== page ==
Yet another meaning is speciation. The short title of Darwin's book was The Origin of Species. Speciation is those processes which lead to the appearance of new species. Here's where we hit a couple of the big deals. One big deal is the use, in the King James Bible, of the phrase, "after his kind." Some people think that that rules out speciation, the creation of new species. The fact is that, whatever "kind" meant, it is a concept of God, and we aren't sure what it meant. Species, and other categories of taxonomy, are human constructs, and don't necessarily correspond with "kind." (For all we know, cat kind included lions, leopards, and domestic cat-like animals.) Since these are human constructs, they are changeable. Darwin believed, and most biologists also do, that the mechanisms of natural selection, as described above, are responsible for the development of new species.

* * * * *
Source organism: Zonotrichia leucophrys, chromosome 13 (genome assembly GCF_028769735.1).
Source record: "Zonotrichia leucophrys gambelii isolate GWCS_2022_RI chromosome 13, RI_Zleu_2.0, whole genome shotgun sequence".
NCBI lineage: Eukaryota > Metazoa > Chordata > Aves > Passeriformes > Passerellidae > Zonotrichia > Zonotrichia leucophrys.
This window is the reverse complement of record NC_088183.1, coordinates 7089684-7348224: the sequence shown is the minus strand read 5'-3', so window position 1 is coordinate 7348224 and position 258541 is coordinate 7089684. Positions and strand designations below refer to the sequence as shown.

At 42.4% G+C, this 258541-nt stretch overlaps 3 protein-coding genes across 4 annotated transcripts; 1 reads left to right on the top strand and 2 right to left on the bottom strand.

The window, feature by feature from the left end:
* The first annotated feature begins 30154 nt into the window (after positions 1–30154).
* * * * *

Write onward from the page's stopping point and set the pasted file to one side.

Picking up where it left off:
Can a Christian believe that new species arise by natural selection? Clearly, some do, and some don't. If the world is only about 6,000 years old, there hasn't been enough time for much speciation. If God created the variety of living things by miracles, then they didn't get here by natural selection operating on previous forms. There are Christians who believe that the world is about 6,000 years old, and some who believe that it is much older. Even if it is very old, of course, that doesn't prove that the species we have arose by natural selection, but it would make that possible. There are Christians who believe that God created basically all the species we have now, during a short period of time. There are Christians who don't. All flavors of belief about these matters can be found, although most people don't realize this.